04/01/2004

School-to-Work Transitions for Youth with Disabilities: The case for a central coordinating agent

By Susanne M. Beier

“I can’t wait till I get out of here [residential treatment facility] and move back home with my mom, get a job and save up for a car.” That was Jenna’s fervent wish as she was about to graduate high school. Jenna did graduate that June, but did not “leave” the facility. At the last minute, Jenna’s mother refused to allow her to move back home, leaving her with nowhere to go. She remained on “campus” for 3 months unable to participate in the educational programs at the facility because she had already graduated – and, being 18, she was considered emancipated. She was informed by her Division of Youth and Family Services (DYFS) case manager that she had to have a job in order to live independently and continue receiving any monetary supplemental support. Finally, she was also told that she could not receive her state’s Division of Rehabilitation’s supported employment services because she did not have a permanent address which was necessary to determine which local DVR office would be providing job assistance services. None of the agencies involved were able to budge on the their agency’s requirements (some federally mandated) to be eligible to receive their services.

Jenna’s experience demonstrates what can happen when a lack of effective communication and collaboration occurs. Often the stated needs or requirements of the agency mandated to provide transitioning services, supercede the needs of person that the services are designed to meet…the transitioning student. However, students aren’t the only ones who feel overwhelmed and confused when embarking upon the final-year school-to-career transition process. Parents, teachers, and outside case managers have also expressed a lack of clarity with respect to who should play what role in the school-to-work transition team. Consider some of these statements from the parties involved:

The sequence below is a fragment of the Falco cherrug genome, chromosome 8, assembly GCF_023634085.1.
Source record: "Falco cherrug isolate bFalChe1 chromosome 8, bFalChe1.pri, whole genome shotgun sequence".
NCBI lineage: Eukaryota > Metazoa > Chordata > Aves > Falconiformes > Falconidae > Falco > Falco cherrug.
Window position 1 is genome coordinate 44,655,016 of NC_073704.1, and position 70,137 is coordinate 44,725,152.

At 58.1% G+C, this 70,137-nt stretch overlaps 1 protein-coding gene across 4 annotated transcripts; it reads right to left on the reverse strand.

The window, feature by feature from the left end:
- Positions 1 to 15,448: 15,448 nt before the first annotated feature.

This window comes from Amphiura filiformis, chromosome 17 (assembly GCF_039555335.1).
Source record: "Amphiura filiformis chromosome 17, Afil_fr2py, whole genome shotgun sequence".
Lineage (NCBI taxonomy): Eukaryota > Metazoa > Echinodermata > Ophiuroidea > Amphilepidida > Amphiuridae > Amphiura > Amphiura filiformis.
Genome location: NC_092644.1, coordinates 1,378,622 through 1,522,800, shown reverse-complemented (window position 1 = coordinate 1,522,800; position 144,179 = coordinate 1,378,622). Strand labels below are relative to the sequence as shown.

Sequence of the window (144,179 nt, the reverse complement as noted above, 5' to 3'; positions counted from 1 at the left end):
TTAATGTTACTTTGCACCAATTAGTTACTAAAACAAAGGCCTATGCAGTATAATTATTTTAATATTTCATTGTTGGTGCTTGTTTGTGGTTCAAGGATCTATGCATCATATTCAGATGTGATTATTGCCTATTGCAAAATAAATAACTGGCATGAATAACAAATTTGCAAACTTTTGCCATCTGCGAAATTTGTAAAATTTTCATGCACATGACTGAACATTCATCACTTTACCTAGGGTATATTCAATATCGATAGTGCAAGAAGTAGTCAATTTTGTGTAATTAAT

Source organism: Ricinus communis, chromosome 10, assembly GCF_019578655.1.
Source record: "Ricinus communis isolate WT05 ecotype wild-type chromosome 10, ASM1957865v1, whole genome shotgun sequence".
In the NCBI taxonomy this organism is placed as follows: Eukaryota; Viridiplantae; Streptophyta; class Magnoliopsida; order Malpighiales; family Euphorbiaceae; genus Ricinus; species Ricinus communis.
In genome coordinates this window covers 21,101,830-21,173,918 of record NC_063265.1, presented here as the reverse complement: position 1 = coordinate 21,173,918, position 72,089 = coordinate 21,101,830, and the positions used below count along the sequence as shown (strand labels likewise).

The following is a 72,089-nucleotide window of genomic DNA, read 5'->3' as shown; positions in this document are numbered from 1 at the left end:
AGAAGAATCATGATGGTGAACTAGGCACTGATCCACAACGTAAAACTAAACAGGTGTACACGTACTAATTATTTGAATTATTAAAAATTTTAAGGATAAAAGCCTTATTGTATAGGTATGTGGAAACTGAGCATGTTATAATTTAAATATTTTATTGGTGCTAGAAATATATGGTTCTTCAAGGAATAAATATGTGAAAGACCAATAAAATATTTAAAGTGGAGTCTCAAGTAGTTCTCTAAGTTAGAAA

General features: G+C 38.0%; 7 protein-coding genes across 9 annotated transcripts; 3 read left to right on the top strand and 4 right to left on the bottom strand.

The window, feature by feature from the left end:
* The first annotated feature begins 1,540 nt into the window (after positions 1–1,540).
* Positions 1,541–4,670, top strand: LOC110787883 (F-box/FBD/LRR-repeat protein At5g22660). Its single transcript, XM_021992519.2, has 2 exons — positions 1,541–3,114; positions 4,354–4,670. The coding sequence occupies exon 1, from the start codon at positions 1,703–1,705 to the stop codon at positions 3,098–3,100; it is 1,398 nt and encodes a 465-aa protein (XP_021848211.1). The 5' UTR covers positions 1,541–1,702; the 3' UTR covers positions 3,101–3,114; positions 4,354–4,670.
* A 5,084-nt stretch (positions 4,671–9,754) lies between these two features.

The statements above would suggest a lack of communication and successful negotiation among the parties involved with school-to-work transitioning for students with disabilities. This is not to assume that a lack of coordination exists nationwide. Systematically researching this issue would reveal whether or not that was the case. However, Jenna’s experience does provide one example of a lack of school-to-career preparation and a fragmentation of transitional services provided.

Suggested Actions for working with Disabled Graduating Students


Early school-to-career transition planning is crucial, and in Jenna’s case, would have likely yielded a more positive outcome. Having a central agent, the career counselor or someone equally qualified, to coordinate the school-to-career transition for students with disabilities could enhance the transition from student to worker.

REFERENCES

Individuals with Disabilities Education Act (IDEA) of 1997. (20 U.S.C. 1412(a)(16). Retrieved May 14, 2003 from IDEA Practices.

http://www.ideapractices.org/law/regulations/regs/SubpartA.php.


Dr. Susanne Beier is president of Parente Associates. She is a Licensed Professional Counselor(LPC) in New Jersey and Pennsylvania, a Master Career Counselor (MCC) and a Nationally Certified Counselor (NCC). Additionally she is a Diplomate of Clinical Forensic Counseling and a Senior Disability Analyst and Diplomate. She is also a faculty member of the University of Phoenix On-line Campus. She consults to schools, parents and private agencies on issues related to school-to-career development programs for the disabled. In her private practice she assists individuals, families, educational facilities and corporations on how to effectively navigate a handicapped child through the milieu of transition services provided to them. She can be reached at (570) 251-8980. Email: sueb@nep.net
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